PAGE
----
Sightseeing and murder
(16, limited release, 88 minutes)
A crime drama with gothic overtones, Kill List evoked the splendid excesses of 1970s British horror, underpinned by a wicked sense of humour. The humour is even more to the fore in Sightseers, a dark and very English satire starring co-writers Alice Lowe and Steve Oram.
Lowe is Tina, an unworldly thirty-something woman who's going steady with a rather intense man called Chris (Oram).
Her overbearing mother Carol (Eileen Davies) is not impressed. When Tina announces she's heading off on a caravan holiday with him, Carol gets histrionic.
"Murderer", Carol mutters at them as they pull away, and as everyone knows, you should always listen to your mother.
For Chris is a psychopath, a morbid, touchy, self-obsessed maniac. The first sign of trouble comes when they stop off at a tram museum and Chris sees a man dropping litter.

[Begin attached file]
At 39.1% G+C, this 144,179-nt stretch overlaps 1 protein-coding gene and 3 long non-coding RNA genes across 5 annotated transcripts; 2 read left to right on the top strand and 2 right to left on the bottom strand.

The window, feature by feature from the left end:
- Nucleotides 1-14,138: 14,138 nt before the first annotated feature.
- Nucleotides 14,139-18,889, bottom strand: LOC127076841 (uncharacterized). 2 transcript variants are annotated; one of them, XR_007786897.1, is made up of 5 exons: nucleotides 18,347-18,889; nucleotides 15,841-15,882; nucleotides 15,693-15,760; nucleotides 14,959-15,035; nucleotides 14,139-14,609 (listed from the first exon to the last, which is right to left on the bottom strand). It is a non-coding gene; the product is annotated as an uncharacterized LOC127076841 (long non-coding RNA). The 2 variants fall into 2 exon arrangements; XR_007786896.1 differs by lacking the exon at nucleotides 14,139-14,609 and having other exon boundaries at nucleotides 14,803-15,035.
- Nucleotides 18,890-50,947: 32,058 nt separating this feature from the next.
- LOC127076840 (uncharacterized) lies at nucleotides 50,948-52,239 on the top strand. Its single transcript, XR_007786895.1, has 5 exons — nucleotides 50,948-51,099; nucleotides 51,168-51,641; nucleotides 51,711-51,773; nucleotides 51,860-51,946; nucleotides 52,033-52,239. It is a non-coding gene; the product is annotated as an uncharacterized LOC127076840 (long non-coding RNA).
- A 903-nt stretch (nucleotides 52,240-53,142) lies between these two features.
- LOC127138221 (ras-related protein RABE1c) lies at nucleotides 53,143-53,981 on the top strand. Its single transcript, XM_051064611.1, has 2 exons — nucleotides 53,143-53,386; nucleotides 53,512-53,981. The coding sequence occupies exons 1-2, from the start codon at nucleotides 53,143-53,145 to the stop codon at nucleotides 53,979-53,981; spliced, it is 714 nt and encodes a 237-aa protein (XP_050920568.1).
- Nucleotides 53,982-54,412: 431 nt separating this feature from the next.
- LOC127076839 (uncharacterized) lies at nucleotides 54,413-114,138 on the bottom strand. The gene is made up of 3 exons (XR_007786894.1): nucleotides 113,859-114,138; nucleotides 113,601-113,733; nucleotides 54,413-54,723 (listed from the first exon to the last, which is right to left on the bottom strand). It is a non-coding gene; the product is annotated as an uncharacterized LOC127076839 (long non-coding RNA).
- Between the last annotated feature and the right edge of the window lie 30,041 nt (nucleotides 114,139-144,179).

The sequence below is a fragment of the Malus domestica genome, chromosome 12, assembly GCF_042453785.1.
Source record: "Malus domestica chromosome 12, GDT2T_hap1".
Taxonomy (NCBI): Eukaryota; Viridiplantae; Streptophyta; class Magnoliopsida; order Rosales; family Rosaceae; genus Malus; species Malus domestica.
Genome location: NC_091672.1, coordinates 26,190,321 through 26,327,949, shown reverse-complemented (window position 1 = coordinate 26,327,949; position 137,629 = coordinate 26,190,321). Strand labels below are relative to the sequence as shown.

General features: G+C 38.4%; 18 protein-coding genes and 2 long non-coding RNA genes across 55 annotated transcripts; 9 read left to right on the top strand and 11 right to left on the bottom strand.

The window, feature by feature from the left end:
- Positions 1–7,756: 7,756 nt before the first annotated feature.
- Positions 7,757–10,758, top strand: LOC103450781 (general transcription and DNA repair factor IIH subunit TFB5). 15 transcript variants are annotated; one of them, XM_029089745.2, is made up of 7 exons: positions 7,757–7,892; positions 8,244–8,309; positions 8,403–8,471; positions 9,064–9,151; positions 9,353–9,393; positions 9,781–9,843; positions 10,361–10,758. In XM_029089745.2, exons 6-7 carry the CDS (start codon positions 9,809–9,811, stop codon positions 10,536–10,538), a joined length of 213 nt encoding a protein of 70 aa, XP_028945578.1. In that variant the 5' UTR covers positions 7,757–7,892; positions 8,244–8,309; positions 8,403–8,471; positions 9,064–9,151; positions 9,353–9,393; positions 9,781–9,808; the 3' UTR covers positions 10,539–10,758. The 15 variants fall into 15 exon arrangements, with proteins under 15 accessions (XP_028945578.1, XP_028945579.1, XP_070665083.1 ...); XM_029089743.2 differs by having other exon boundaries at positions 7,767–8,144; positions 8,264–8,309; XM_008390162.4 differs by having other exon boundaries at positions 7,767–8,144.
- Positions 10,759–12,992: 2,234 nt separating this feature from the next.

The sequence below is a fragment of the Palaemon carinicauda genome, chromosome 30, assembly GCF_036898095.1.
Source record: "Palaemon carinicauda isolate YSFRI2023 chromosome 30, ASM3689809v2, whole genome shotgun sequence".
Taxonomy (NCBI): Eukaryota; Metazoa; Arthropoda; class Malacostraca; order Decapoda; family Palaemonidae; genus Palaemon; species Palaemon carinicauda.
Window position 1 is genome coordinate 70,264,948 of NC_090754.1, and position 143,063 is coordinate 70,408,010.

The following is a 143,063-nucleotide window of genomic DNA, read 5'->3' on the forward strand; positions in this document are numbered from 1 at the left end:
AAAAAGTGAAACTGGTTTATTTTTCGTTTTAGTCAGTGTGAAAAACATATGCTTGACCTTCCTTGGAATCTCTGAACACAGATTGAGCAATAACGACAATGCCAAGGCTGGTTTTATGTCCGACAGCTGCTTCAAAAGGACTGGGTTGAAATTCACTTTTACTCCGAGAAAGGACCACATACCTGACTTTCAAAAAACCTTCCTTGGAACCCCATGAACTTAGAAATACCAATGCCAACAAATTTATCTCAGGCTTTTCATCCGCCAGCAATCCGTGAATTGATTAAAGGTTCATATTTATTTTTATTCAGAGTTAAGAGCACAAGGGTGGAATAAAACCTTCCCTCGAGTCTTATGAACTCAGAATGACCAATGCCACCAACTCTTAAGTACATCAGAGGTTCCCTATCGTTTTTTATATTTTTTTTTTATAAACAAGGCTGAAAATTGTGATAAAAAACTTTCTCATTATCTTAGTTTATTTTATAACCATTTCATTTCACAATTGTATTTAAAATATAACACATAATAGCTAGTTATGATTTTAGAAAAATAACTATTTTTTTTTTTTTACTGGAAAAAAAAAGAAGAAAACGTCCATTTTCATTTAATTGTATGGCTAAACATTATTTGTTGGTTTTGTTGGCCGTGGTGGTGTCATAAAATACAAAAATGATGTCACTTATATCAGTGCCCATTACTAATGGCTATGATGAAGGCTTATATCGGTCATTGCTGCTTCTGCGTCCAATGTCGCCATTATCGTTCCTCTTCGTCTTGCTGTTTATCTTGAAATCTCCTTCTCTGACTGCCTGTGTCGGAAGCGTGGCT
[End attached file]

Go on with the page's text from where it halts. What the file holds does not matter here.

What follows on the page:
When he confronts him he is given the finger, but soon gets his own back by running his enemy over with a caravan. If you think that's an overreaction, Chris is only just getting going, and as he and Tina wend their way through the country they leave a trail of mayhem in their wake.
The opening third of Sightseers is brilliantly written, and Wheatley and his excellent cast have fun juxtaposing the banal tropes of middle class Britain with grand guignol horror.
The film looks great, and Oram, Lowe and especially Davies expertly milk the humour from every situation.
The victims generally deserve what's coming to them, and Wheatley never flinches when it comes to the blood and guts, but Sightseers gets a bit one note once it builds towards its climax.
However it's a very accomplished black comedy, and funnier at times than anything I've seen this year.
Day & Night